In This Episode
- Introduction to questions about the ethics of persuasion, and why this matters to my project.
- South Park on the rules for getting bigger tips.
- A case study: Derek prepares for a lunch date with Carla. Is it ever okay for Derek to use persuasion techniques to get Carla to like him?
- Dale Carnegie’s six rules for getting someone to like you.
- Robert Cialdini’s five principles for getting someone to like you.
- Do normal social skills involve unconscious psychological persuasion?
“The persuasion techniques that I’m talking about involve the intentional use of our knowledge of human nature for the purpose of manipulating the attitudes, beliefs and behaviors of people, at an unconscious level. If you prefer we can call it “intentional unconscious persuasion”. The shorthand that I sometimes use for this is “mind control”. “
References and Links
- My critical thinking education site, Critical Thinker Academy.
- How you can support this site (my “Thanks and Support” page)
- Book: How to Win Friends and Influence People (Dale Carnegie)
- Book: Influence: Science and Practice (Robert Cialdini)
- Daniel Wendler’s TEDx talk: My Life with Asperger’s
Subscribe to the Podcast
Play or download the mp3 file for this episode
This is the Argument Ninja podcast, episode 3!
Hi everyone and welcome to the Argument Ninja podcast. I’m your host, Kevin deLaplante, and I’m a philosopher and critical thinking educator.
You can go to argumentninja.com to learn more about this podcast, my background, and my other online projects, including the Critical Thinker Academy, which hosts over 20 hours of video tutorials on a wide range of topics related to logic, argumentation and critical thinking.
I’m using this podcast, whose full title is “Become an Argument Ninja”, as a platform for me to work out some new ideas on how to combine principles of good argumentation, with principles of effective persuasion, that are grounded in our best current understanding of how human beings actually form beliefs and make decisions.
The skill set that results from this integration, this merger, is what I’m calling “rational persuasion”.
Ultimately, what I’m trying to with his show is develop the outlines for a program of instruction, in the art, science and ethics of rational persuasion.
What’s the connection between rational persuasion and the title of the podcast?
This expression, “argument ninja”, is a little tongue-in-cheek. Obviously I’m drawing on the recent trendy use of “ninja” to refer to any technique or strategy that is very effective, and that is usually only known to practitioners with lots of skill and experience.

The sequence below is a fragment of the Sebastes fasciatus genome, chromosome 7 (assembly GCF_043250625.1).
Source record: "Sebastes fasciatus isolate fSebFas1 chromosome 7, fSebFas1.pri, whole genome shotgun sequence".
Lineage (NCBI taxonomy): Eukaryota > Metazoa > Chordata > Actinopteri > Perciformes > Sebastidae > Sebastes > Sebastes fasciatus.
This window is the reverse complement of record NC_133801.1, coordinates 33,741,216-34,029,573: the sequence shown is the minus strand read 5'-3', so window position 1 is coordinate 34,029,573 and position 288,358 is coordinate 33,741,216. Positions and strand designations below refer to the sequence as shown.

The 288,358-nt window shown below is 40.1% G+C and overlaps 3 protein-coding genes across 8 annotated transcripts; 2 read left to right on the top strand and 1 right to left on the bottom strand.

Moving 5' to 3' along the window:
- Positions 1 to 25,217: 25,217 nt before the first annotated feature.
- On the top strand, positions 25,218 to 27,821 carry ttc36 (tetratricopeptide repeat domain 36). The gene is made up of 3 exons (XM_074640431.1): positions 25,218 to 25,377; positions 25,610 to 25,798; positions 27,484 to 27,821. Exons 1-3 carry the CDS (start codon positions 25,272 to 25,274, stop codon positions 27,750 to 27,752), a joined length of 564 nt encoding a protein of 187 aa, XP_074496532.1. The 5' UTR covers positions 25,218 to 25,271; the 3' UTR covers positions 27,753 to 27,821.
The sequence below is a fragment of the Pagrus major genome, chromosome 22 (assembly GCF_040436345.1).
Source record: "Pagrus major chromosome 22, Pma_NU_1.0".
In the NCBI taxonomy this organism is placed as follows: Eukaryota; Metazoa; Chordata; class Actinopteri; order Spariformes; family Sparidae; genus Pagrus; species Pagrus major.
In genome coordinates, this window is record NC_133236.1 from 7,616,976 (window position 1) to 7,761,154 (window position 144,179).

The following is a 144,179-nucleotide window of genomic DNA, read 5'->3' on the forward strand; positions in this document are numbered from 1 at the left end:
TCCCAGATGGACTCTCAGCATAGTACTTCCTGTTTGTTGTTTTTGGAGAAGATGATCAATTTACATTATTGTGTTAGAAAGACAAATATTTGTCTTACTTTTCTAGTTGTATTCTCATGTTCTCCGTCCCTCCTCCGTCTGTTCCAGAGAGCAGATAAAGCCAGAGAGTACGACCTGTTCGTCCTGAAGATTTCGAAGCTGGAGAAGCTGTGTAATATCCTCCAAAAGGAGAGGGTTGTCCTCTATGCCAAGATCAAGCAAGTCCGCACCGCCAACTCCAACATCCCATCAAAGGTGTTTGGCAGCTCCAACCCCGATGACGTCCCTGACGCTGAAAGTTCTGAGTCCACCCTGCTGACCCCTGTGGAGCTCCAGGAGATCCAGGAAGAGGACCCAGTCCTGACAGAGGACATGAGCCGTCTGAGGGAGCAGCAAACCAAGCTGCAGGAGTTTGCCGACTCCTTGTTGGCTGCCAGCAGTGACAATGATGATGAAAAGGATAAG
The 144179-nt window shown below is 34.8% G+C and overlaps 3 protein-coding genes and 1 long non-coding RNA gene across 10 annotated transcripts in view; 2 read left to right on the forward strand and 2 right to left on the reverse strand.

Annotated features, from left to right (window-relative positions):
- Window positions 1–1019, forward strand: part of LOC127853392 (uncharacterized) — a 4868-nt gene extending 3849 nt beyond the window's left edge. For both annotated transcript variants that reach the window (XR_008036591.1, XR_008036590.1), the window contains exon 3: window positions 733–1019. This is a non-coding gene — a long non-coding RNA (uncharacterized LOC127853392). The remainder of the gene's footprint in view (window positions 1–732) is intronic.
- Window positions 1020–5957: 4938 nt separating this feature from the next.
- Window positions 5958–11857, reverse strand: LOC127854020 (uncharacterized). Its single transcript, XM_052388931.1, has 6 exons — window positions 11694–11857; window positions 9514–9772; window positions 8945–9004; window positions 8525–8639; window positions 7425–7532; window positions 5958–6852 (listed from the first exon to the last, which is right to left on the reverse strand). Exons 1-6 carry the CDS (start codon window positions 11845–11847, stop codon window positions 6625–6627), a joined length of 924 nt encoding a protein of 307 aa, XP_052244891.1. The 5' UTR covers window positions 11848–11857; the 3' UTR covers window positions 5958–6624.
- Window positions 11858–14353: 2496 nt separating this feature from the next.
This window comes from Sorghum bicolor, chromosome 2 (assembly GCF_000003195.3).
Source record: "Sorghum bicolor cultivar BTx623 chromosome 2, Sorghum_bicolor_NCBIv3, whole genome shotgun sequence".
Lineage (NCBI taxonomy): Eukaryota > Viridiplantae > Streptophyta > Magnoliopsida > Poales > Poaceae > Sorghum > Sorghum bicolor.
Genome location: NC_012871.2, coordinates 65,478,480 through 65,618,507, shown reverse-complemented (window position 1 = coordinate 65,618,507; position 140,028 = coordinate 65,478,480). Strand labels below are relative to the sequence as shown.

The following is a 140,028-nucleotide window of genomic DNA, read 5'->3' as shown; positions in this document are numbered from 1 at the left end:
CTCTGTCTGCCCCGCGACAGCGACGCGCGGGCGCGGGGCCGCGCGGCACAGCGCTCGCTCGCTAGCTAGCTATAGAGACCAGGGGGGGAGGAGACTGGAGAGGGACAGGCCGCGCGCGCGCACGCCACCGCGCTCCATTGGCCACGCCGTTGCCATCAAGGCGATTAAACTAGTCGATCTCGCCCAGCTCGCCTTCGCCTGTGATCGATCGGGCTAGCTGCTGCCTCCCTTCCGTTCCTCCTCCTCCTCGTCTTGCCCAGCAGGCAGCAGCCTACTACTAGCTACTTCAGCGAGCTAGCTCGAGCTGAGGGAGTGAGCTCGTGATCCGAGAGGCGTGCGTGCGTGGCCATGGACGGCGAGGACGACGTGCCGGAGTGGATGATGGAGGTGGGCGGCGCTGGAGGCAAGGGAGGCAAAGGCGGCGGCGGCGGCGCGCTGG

If you google “ninja tips” or “ninja tricks”, you’ll get hits like “10 tips for the work-at-home ninja”, “How to Become a Photoshop Ninja”, “Ninja Tips for Healthy Living”, and so on.
So, I’m using “argument ninja” in a loose way to refer to effective argumentation and persuasion techniques that are only known to a select few.
But I’m not just using it in this loose, colloquial way.
As I’m articulating this conception of rational persuasion, I’ve found myself pushing a martial arts analogy.
And in the last episode, episode 002, I shared some reasons for taking seriously this idea that we should treat rational persuasion as a martial art, not just figuratively, but literally.
Now, in this episode, episode 003, I want to introduce another important element to our discussion of rational persuasion.
This is the ethics of persuasion, the morality of using persuasion techniques to achieve your goals.
We can ask this question independent of argumentation, and it’ll probably help to do that, at the start.
Is it ever morally okay to use your knowledge of the psychology of persuasion, to get another person to do what you want them to do, or to believe what you want them to believe?
That’s the general persuasion question.
When talking about persuasion and argumentation, the question is this:
If I’m giving you an argument that is intended to persuade you to accept a conclusion, is it ever morally acceptable for me to use my knowledge of the psychology of persuasion to influence how you respond to my argument, to make you more inclined to accept it, than you otherwise would be?
I’m going to need an answer to this, because what I’m trying to develop in this show is an approach to argumentation that integrates the standard logic-based principles of good argumentation, with psychological principles of effective persuasion.
It would be a bad start for me if it turned out that there is no morally acceptable way of doing this.
Now, to help understand why there’s any moral issue at all, let me clarify how the kind of persuasion that I’m talking about works.
The persuasion techniques that I’m talking about involve the intentional use of our knowledge of human nature, for the purpose of manipulating the attitudes, beliefs and behaviors of people, at an unconscious level.